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Totally Useless Legal Facts


  • The words "insane" and "insanity" are not recognized medical terms but rather legal ones.

  • The Latin term "et al." is an abbreviation of "et alii" in its plurl form (meaning "and others") and "et alius" in its singular form (meaning "and another").

  • Unlike B.C. (before Christ) the abbreviation A.D. (Anno Domini, "Year of Our Lord," not After Death) is properly placed in front of the year, hence, you get A.D. 500 rather than 500 A.D.

  • The bench in the middle of a Westminster parliament is 2 1/2 sword lengths long. This is to keep both the government and the opposition at least a sword's length away from each other in case of a heated debate.

  • The word "freelance" comes from medieval times when a knight's lance was free for hire and not pledged to any one lord.

  • The New Hampshire state motto of "Live Free or Die" is stamped on their license plates by prisoners housed in their Concord prison facility. North Carolina's license plates bear the motto "First in Flight," although they don't report an increase in prison escapee attempts.

  • In Italy, it is illegal to craft coffins out of anything but wood or nutshells.

  • The dome in Thomas Jefferson's Monticello home concealed a billiards room at a time when billiards were illegal in Virginia.

  • British Parliament proceedings are meant to be held in private, even though they are televised. So, if a member desires to have a secret session, he or she points to the public gallery and calls out "I spy strangers!", whereupon the members vote that "strangers do withdraw."

  • The word "lethologica" describes the state of not being able to remember the word you want.

  • In the early 1900's, an elephant was actually tried, convicted, and hanged for murdering a politician's daughter during a circus parade.

  • When Patty Hearst was kidnapped, she was watching the TV show "The Magician," starring Bill Bixby.

  • The official name of the U.K. is the "United Kingdom of Great Britain and Northern Ireland." It is also the second longest county name being forty-eight letters.

  • The word "testify" originates from the Roman courts where men were known to swear on their testicles about the truth of the matter unlike our present day Bible system.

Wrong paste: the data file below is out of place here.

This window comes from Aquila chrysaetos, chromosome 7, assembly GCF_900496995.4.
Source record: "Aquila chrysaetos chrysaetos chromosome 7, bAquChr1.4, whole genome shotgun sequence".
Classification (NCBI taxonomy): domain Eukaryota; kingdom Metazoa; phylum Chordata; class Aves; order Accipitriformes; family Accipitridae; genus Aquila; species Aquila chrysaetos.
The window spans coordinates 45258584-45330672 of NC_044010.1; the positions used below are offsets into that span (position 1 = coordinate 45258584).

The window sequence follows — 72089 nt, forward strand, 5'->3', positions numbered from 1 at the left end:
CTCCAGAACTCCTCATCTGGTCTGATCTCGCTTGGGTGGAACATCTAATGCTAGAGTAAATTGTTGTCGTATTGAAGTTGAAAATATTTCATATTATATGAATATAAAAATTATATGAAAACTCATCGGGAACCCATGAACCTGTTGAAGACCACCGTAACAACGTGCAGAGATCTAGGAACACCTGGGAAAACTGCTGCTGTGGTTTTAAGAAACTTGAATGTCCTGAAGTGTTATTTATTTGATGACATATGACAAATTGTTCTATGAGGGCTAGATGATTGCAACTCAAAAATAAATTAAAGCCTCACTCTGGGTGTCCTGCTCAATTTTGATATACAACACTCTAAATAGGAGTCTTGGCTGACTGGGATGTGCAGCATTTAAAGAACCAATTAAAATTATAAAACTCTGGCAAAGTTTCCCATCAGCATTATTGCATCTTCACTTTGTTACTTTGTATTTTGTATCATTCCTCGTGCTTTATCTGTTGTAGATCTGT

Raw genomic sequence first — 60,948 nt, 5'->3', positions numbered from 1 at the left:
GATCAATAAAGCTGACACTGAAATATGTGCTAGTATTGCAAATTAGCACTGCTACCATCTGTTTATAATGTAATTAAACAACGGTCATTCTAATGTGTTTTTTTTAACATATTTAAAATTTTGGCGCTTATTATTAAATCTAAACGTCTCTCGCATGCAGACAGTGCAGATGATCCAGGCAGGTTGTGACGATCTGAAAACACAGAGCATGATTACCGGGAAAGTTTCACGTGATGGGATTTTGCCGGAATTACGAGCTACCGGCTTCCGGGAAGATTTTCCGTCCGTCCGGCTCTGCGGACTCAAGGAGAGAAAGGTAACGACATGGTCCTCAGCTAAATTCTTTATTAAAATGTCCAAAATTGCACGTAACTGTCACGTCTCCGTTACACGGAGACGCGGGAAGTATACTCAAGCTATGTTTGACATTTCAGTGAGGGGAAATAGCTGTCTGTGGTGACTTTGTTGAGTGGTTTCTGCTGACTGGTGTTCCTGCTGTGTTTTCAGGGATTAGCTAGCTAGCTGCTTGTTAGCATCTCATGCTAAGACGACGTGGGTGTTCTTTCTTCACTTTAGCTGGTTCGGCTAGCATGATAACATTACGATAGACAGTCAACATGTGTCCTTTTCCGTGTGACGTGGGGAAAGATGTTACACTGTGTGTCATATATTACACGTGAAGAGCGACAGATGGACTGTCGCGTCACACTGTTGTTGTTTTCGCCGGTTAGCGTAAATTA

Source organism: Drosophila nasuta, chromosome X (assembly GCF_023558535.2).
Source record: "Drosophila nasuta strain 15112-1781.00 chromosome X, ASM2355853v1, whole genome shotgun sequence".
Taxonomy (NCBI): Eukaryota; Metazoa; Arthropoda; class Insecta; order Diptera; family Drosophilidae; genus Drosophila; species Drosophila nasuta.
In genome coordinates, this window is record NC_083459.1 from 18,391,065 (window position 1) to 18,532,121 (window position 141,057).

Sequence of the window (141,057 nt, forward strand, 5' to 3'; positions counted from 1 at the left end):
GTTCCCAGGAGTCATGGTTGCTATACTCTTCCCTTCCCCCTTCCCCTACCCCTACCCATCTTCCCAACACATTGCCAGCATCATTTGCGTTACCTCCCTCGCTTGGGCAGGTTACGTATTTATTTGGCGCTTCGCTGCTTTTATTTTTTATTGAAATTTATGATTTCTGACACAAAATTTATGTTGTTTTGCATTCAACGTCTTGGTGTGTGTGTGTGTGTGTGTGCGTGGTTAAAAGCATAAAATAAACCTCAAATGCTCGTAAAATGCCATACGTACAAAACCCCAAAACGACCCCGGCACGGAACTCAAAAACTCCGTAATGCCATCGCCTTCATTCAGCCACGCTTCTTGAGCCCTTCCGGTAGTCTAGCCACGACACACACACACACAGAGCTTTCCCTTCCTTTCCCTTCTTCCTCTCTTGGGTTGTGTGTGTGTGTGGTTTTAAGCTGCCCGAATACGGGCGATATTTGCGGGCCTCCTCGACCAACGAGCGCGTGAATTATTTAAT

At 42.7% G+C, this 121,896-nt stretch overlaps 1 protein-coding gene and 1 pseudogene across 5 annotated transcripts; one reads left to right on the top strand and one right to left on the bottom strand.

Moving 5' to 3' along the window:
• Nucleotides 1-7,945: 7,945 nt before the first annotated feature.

• The most frequently visited foreign city by Americans is Tijuana, Mexico.

  • Pennsylvania was the first colony to legalize witchcraft.

  • The only seven letter word in the English language that contains ten words without rearranging any of its letters is "therein" -- the, there, he, in, rein, her, here, here, ere, therein, and herein.

  • Dueling is legal in Paraguay so long as both parties are registered blood donors.

  • Knights in full armor used to raise their visors to identify themselves in the presence of their king. This custom developed into the modern military salute. In every country, the salute is with the right hand. This is because, in medieval times, only right handed people could become knights as it was assumed that left handed people were descendants of the devil himself.

  • In the coastal provinces of Canada it is illegal to shoot a whale from a moving automobile.

  • The State of Rhode Island's official name is "Rhode Island and Providence Plantations."

  • The word "sheriff" is derived from "shire reeve." In early England, each shire had a reeve who was the law for that shire. When the term was brought to the United States it was shortened to sheriff.

  • In Texas, it's illegal to put graffiti on someone else's cow.

  • Neck ties were first worn in Croatia, hence, the name cravats (pronounced "cro-vats").

  • Nearly fifty percent of all bank robberies take place on a Friday.

  • In England, the Speaker of the House is not allowed to speak.

  • A "jiffy" is an actual measurement of time (1/100th of a second).

  • U.S. Interstates that run North and South are designated odd numbers which run sequentially from West to East, and Interstates which run East to West are designated even numbers which run sequentially South to North.

  • There are 336 dimples on a regulation golf ball.

  • Police dogs are trained to respond to commands in a foreign language, commonly German and Hungarian. This is to prevent a suspect from stopping or taking control of the dogs.

  • The Declaration of Independence was written on hemp paper.

  • The words "Alma mater" mean bountiful mother.

  • Before jets were invented, "jet lag" was commonly known as "boat lag."

  • The raised reflectors in the middle of roadways are called Botts dots.

  • QANTAS, the Australian airline, started as "Queensland and Northern Territories Air Service."

  • If Disney's EPCOT center was a golf ball, a proportional golfer would be two miles tall.

  • Mr. Miranda of the famed case Miranda v. Arizona, which set up the Miranda warnings given to suspects (you have the right to remain silent, etc.), died several years later in a bar fight.

  • The state of New York was the first State to pass a law requiring medical tests for marriage license applicants (April 12, 1938).

  • "Ethernet" is a registered trademark of Xerox; and "Unix" is a registered trademark of AT&T.

  • One drop of pure nicotine will kill a human.

  • Ohio is listed as the 17th state admitted to the Union, however, it is actually the 47th. Congress apparently forgot to vote on the resolution for its admittance but rectified its mistake on August 7th, 1953.

  • There are more bald eagles in the province of British Columbia, Canada than in the entire United States.